Mark de Clive Lowe - exponent of the broken beat scene, jazz pianist, remixer and collaborator - is by his own admission a “global citizen”. An Auckland-native, Mark has spent the last two decades in London and Los Angeles where he’s been part of various jazz and beat music collectives. In between, he has released his own work, and is currently back on home soil to promote his latest EP Mark de Clive Lowe: Live at The Blue Whale.
Yadana Saw sits down with him to explore his back story and the songs that have shaped his style. He also shared some of his musical influences with Nick Tipping for Inside Out.
Yusef was one of the greats to me. He had a unique voice on both sax and flute and his albums Eastern Sounds and Detroit are two great examples of him bringing whole different modalities to jazz, most notably from Eastern influences.
Jamal is one of my biggest piano influences. His album The Awakening is, for me, one of the greatest piano trio albums ever made, and has also been the source for countless hip hop samples. Arrangement was always the huge thing with him along with his touch and utter funkiness.
Sun Ra is like the Grand Wizard, the Jedi mystic, the Yoda of them all. He brought an imagined vision to life in a key time in America’s civil rights struggle, and gave voice and inspiration to so many with his weird searching soundscapes. He always sounds like he’s having fun too. I love that - especially when a lot of jazz music can just get way too serious.
Dilla is one of my biggest inspirations as a beatmaker and sample-based producer. Not to sound like him so much as to appreciate his inspirations and aesthetic. He redefined what was possible with a drum machine and sampler bringing a real organic-ness to hip hop beats and production. I got to meet him a couple of times before he passed away which was a real honor and am close to a lot people who worked closely with him. He’s a Duke Ellington for our generation.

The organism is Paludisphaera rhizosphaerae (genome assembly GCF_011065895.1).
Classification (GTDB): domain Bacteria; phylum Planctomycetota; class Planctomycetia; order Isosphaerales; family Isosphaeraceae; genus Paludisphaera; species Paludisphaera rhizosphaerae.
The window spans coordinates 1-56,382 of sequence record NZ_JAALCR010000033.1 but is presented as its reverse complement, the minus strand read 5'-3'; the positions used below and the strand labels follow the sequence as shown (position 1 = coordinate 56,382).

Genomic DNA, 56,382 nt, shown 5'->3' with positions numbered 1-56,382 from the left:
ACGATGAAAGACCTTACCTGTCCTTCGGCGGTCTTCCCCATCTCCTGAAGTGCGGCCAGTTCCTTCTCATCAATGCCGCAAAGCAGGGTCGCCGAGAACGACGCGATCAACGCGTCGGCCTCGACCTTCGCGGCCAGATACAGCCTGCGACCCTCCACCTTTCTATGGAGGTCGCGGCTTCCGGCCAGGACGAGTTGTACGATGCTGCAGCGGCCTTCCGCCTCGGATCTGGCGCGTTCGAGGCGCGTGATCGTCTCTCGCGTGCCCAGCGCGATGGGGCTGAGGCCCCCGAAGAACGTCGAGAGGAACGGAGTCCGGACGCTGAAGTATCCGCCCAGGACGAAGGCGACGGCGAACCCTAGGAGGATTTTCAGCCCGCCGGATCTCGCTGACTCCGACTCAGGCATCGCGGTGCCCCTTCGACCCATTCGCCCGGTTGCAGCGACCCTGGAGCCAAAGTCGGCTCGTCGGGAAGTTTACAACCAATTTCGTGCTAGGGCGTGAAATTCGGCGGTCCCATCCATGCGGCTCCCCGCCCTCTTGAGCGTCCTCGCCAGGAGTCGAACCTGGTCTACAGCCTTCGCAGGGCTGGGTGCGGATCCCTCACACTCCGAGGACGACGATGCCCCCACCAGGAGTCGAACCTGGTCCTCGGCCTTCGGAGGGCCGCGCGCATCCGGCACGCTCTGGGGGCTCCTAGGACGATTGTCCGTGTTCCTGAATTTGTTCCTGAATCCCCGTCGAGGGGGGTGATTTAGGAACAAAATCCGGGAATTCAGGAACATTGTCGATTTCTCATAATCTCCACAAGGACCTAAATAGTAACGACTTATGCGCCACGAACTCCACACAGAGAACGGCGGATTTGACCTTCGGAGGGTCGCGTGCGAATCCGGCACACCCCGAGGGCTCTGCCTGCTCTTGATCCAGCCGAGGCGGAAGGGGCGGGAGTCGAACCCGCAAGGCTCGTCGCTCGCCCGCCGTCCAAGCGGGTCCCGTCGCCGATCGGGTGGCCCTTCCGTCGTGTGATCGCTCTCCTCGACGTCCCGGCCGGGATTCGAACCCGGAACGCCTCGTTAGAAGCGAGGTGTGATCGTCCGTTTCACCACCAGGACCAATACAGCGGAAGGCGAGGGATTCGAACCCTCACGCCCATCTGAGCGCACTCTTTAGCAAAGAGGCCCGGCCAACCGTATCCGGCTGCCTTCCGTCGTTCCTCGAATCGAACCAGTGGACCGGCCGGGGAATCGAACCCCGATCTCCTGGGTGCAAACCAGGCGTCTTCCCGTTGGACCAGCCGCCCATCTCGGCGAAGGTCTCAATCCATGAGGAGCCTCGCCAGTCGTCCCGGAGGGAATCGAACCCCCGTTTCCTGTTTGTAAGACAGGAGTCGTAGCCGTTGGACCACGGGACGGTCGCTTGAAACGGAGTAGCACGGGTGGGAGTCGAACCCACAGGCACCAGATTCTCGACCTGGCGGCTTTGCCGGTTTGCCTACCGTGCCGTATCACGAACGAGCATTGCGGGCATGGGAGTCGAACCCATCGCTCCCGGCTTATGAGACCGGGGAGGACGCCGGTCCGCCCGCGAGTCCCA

I’ve gotten to know some of D’Angelos collaborators well - Pino Palladino, James Poyser, Bilal, Questlove. That whole community is truly special and inspirational
Wynton’s album Black Codes literally changed my life when I heard it. It’s the baddest of the baddest jazz players of that generation - Branford Marsalis, Kenny Kirkland, Jeff Watts - playing balls-to-the-wall modern jazz, inspired by 60s Miles but taking that sound forward into their own generation. I just fell in love with how hip it sounds and how hard it swings and grooves.
Lou Donaldson/Sonny Rollins - It's Your Thing/Night In Tunisia feat John Robinson (Mark de Clive-Lowe remix)
Herbie Hancock - Jack Rabbit (Mark de Clive-Lowe remix)
These tracks are both from my Blue Note Remixed Vol.1 project - a live one-take mixtape peformance remixing Blue Note records samples on the fly. There’s multiple inspirations here - the artists of the original samples, the hip hop artists who sampled them (Brand Nubian, De La Soul, amongst others), adding my boy John Robinson from Scienz Of Life on rhymes, paying homage to hip hop’s 90s golden age. Herbie Hancock is my greatest of all time piano influence . As a player, composer, conceptualizer and humanitarian he’s a true inspiration. I wanted to take his 1963 track and give it the dancefloor flip mashing it up with Detroit and UK house influences.
Artist: Toshiko Yonekawa
Song: Sakura Sakura
Song: Teddy's Jam
Composer: Teddy Riley and Aaron Hall
Label MCA Records
Artist: Miles Davis
Song: All Blues
Album: My Funny Valentine: Miles Davis is Concert
Artist: Branford Marsalis Quartet
Song: Say Hey
Composer: Branford Marsalis Quartet, Terence Blanchard
Album: Mo' Better Blues Soundtrack
Song: Loveless ft. Ursula Rucker
Album: Two pages
Label: Talkin' Loud
Song: The Logical Song
Composer: Roger Hogdson
Album: Breakfast in America
Label: A&M Records
Artist: Cesar Mariano
Album: Sao Paolo - Brasil